Lately many first-time homebuyers have been itching to get their feet wet in the NYC housing market, especially with mortgage rates being at historic lows – and there’s nothing wrong with that. Real estate will always be in demand, and it’s natural for people to want to take advantage of an opportunity to own a home.
However, low mortgage rates should not be the only motive for taking the plunge into homeownership. Buying a home is a life-changing decision so before deciding now is a good time for you to begin your journey as a first-time homebuyer, there are some key factors you need to be conscious of.
The local market
It’s important to do your due diligence and study the neighborhood(s) you’re interested in:
Are the homes in good condition?
Are there homes that suit your needs?
What’s the price history of the market?
Otherwise, there may be long-term repercussions. For example, if a home is not in good condition, there’s a chance major repairs will need to be done down the line. You also don’t want to find yourself buying an overpriced home.
I’ll admit this is easier said than done since we live in the era of information overload and not enough time. Fortunately, a trusted real estate agent can dedicate their time into painting a clearer picture of the market by informing you on whether prices are too high, or if the current inventory is right for you based on your needs.
Your financial health
Knowing the state of your finances is paramount when applying for a mortgage loan, especially today. Though mortgage rates are low, lending requirements have become stricter leaving lenders to be extra precautious when evaluating your “risk”. Lenders look at four things to determine your risk: your savings, your debt-to-income (DTI) ratio, your credit score, and your employment status.
Lenders look at your savings to know how much can go towards a downpayment, and whether you have at least 3-6 months of emergency funds covered.
An average downpayment is 25% of the purchase price, though it’s possible to put as low as 20%, or less with an FHA loan. However, the more funds you put towards your downpayment, the more likely you are to receive a loan, and the less you will need to pay over time in interest and principal on your monthly mortgage payments. Think of a downpayment as an investment on your mortgage loan. It’s also helpful to know there are downpayment assistance programs specifically for first-time homebuyers.
The reason for needing at least 3-6 months of emergency funds in your savings is to show lenders how prepared you are to make your future mortgage payments. Overall, the more savings you have the better. Keep in mind, there are other typical upfront buyer costs your savings will need to cover.
Debt-to-income Ratio & Credit Score
Your debt-to-income (DTI) ratio and credit score go hand-in-hand in providing lenders a picture of how well you manage debt – a mortgage loan is a debt after all.
Your DTI ratio is the percentage of your monthly gross income used towards paying debts. A DTI ratio between 28-30% is considered a good range, but the lower, the better.
Your credit score represents how much risk you carry as a borrower. Some lenders require a minimum of 700, but it is possible to receive a loan with a lower credit score. However, the higher your credit score, the lower risk you pose to lenders, and the lower your interest rate will be.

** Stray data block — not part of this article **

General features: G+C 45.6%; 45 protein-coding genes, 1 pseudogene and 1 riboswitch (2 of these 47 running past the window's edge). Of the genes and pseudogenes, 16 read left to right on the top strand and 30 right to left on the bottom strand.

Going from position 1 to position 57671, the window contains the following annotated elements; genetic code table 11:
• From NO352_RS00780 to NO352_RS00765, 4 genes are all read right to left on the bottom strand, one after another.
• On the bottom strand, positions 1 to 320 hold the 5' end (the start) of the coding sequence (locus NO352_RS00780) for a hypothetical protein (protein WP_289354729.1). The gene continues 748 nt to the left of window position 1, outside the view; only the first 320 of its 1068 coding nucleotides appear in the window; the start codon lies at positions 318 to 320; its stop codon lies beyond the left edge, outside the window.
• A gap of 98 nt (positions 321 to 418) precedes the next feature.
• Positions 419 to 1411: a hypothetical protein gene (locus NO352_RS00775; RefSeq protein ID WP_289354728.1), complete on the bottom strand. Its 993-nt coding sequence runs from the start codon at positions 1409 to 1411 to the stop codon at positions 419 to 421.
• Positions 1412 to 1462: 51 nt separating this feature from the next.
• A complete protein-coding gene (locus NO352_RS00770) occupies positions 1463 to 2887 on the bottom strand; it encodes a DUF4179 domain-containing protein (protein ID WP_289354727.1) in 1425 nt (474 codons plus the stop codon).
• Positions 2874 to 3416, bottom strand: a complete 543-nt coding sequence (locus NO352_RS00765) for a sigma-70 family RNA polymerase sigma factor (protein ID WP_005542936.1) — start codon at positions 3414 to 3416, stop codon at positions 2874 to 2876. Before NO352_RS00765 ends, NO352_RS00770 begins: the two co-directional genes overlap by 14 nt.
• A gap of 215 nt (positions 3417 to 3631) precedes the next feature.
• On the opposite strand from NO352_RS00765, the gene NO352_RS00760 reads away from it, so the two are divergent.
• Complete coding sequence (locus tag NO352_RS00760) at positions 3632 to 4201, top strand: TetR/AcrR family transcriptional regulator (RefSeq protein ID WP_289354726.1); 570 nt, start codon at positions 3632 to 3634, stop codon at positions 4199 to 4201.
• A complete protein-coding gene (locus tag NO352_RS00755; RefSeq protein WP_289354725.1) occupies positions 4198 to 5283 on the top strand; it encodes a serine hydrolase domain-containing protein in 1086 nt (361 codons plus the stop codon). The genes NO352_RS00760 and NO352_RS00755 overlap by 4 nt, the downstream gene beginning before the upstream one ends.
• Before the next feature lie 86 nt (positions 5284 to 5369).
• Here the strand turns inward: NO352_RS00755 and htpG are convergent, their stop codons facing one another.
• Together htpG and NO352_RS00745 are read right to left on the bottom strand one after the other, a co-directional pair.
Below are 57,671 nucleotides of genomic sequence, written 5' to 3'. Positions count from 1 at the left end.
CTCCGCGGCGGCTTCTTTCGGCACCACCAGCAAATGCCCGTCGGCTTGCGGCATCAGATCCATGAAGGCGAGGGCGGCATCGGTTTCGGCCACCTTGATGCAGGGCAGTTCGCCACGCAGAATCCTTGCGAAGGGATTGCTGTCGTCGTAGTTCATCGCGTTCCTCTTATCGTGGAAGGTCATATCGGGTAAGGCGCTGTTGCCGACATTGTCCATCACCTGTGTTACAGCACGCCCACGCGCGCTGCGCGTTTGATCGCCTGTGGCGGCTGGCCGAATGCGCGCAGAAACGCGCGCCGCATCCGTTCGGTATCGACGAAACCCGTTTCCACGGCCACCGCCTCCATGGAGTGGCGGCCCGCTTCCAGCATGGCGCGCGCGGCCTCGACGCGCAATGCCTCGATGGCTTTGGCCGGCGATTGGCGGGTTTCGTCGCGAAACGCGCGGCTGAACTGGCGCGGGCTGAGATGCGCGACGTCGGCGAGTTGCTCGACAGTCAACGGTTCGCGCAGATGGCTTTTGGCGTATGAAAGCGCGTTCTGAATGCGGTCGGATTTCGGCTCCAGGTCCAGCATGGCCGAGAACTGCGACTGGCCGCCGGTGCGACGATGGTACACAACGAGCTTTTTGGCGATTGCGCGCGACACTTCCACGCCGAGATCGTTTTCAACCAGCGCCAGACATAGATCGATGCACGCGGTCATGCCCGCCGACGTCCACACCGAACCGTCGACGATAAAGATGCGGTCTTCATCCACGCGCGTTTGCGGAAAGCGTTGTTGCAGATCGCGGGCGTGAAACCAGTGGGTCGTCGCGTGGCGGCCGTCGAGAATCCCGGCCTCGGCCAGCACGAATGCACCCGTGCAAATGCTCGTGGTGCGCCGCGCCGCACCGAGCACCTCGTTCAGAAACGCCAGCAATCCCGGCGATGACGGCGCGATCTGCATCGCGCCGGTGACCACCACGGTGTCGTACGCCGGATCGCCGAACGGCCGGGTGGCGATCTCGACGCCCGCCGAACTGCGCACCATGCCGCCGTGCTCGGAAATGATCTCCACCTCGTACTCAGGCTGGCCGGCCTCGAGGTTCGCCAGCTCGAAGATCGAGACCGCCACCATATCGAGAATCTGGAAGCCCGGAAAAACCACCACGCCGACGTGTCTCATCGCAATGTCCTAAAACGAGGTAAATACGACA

It may seem peculiar to know lenders care about your employment status, but they want to know how consistent you’ll be with your future mortgage payments based on how steady your income is.
If you stayed with your current employer for 2 years or more, your risk is low as long as you can provide proof of employment. However, if there are employment inconsistencies within that period, this may raise a red flag. In this case, lenders may request letters of explanation for the unemployed periods.
The key is to be prepared to provide as much proof as possible of your employment status. For example, if you are self-employed, you should be ready to provide documents like a profit & loss statement. Lenders may even request updated financial documents days before closing, so be ready always.
The buying process
Nowadays apps can get you what you need in seconds, but that’s not the case with buying a home. It may be surprising to know it can take approximately 1 year to have the keys to your new home:
1-2 months to build your team (and get a pre-approval letter)
2-3 months to search your home
3-4 months to close on a deal
The timeframe varies from person to person since every transaction is unique. For example, you may find after examining your finances you need additional time to save more money or improve your credit score.
Be mindful the mortgage approval process may take longer since many aspects used to take place in person. The same goes for viewing homes, and meeting with co-op boards for board interviews if you choose to purchase a co-op.
If you feel you’re ready to purchase a home after thoughtful consideration into all of the above, then go for it, especially with mortgage rates being so low (fixed rate, anyone?). Keep my homebuyer checklist handy to make sure you stay on track during the buying process.
Don’t rush if you’re not entirely set on buying a home. It’s always better to be prepared and have your finances in order. The clearer your financial health appears, the more confidence you'll have in taking the next steps towards your journey to first-time homeownership. Don't hesitate to reach out for more resources and extra guidance at any point along the way.